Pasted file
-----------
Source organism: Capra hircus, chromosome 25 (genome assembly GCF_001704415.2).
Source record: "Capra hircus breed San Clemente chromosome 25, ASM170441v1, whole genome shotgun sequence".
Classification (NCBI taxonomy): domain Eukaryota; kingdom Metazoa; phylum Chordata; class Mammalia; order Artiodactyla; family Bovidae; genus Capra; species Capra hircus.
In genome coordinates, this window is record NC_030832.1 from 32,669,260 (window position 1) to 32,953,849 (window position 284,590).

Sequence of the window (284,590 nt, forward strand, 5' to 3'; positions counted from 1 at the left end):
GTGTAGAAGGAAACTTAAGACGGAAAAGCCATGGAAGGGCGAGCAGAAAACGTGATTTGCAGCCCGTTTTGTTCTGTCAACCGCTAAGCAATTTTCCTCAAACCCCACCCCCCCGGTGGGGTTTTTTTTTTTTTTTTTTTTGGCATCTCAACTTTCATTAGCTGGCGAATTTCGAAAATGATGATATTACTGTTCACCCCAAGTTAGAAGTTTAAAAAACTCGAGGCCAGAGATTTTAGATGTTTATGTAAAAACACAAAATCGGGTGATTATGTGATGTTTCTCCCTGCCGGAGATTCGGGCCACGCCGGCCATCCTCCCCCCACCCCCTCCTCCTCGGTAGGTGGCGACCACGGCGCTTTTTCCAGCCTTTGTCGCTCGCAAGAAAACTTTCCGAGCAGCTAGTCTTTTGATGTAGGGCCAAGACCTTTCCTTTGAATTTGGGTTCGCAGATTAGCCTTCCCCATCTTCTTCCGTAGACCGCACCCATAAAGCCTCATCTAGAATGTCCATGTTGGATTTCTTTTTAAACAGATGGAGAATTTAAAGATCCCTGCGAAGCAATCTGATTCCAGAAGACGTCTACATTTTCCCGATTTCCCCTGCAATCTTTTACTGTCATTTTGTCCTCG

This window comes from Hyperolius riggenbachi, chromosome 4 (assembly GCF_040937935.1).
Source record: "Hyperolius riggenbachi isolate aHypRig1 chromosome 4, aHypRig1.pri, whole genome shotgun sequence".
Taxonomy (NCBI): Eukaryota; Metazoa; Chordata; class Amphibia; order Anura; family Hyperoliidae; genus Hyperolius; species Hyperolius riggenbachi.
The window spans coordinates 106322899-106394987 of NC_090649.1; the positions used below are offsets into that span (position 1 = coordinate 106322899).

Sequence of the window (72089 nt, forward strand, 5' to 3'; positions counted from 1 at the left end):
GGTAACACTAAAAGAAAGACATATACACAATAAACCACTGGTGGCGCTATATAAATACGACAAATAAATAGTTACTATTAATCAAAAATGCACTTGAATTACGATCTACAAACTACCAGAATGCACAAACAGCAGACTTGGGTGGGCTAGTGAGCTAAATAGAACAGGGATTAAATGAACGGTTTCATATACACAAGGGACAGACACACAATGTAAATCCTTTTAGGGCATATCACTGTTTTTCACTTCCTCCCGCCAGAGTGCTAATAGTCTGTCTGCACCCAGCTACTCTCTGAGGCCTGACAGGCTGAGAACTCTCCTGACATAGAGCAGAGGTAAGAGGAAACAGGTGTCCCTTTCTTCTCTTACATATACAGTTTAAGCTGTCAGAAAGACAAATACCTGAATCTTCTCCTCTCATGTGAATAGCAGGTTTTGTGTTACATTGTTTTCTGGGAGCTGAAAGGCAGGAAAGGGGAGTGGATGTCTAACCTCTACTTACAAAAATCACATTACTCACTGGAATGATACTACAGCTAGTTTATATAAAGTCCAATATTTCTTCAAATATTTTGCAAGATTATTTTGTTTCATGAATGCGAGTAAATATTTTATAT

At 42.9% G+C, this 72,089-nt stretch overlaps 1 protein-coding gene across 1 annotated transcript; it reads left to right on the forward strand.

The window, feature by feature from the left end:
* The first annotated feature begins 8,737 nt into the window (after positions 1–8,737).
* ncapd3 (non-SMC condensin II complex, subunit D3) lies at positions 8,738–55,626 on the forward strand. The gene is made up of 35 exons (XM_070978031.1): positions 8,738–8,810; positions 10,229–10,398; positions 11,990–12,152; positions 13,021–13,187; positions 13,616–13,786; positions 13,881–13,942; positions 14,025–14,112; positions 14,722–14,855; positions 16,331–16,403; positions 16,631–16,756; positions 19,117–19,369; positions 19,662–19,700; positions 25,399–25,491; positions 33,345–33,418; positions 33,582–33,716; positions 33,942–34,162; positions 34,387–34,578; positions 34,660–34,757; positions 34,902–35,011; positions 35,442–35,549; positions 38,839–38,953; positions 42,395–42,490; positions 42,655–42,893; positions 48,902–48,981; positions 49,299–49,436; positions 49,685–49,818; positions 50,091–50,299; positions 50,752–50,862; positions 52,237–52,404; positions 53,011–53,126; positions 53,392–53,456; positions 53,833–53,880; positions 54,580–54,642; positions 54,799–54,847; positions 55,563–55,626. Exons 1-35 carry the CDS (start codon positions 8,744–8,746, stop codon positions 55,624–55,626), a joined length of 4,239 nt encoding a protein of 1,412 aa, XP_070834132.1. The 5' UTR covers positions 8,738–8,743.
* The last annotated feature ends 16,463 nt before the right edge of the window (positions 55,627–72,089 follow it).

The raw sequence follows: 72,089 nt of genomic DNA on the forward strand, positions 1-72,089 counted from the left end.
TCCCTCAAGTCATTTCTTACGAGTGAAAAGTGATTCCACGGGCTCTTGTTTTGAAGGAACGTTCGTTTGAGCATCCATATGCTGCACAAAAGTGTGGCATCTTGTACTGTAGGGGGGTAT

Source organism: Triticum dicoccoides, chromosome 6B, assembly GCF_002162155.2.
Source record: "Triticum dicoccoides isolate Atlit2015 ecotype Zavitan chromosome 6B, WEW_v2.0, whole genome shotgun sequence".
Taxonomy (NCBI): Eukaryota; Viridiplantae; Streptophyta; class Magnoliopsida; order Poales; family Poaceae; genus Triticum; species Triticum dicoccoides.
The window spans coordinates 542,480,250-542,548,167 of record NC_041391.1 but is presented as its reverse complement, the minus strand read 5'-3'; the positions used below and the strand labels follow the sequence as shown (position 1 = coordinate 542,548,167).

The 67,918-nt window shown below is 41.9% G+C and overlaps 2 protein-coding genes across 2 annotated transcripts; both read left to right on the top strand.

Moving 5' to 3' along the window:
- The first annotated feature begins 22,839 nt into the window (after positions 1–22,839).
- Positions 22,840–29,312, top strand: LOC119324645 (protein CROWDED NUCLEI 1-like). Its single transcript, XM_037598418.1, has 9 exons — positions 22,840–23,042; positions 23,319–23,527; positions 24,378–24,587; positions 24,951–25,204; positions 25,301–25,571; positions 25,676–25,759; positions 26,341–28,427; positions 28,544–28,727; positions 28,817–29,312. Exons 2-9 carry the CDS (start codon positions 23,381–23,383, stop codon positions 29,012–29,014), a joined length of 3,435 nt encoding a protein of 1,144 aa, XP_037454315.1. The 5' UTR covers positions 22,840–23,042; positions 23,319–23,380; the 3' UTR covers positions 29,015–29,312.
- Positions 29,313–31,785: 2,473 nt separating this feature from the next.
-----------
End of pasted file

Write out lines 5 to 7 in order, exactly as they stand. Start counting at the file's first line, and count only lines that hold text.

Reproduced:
Sequence of the window (284,590 nt, forward strand, 5' to 3'; positions counted from 1 at the left end):
GTGTAGAAGGAAACTTAAGACGGAAAAGCCATGGAAGGGCGAGCAGAAAACGTGATTTGCAGCCCGTTTTGTTCTGTCAACCGCTAAGCAATTTTCCTCAAACCCCACCCCCCCGGTGGGGTTTTTTTTTTTTTTTTTTTTGGCATCTCAACTTTCATTAGCTGGCGAATTTCGAAAATGATGATATTACTGTTCACCCCAAGTTAGAAGTTTAAAAAACTCGAGGCCAGAGATTTTAGATGTTTATGTAAAAACACAAAATCGGGTGATTATGTGATGTTTCTCCCTGCCGGAGATTCGGGCCACGCCGGCCATCCTCCCCCCACCCCCTCCTCCTCGGTAGGTGGCGACCACGGCGCTTTTTCCAGCCTTTGTCGCTCGCAAGAAAACTTTCCGAGCAGCTAGTCTTTTGATGTAGGGCCAAGACCTTTCCTTTGAATTTGGGTTCGCAGATTAGCCTTCCCCATCTTCTTCCGTAGACCGCACCCATAAAGCCTCATCTAGAATGTCCATGTTGGATTTCTTTTTAAACAGATGGAGAATTTAAAGATCCCTGCGAAGCAATCTGATTCCAGAAGACGTCTACATTTTCCCGATTTCCCCTGCAATCTTTTACTGTCATTTTGTCCTCG

This window comes from Hyperolius riggenbachi, chromosome 4 (assembly GCF_040937935.1).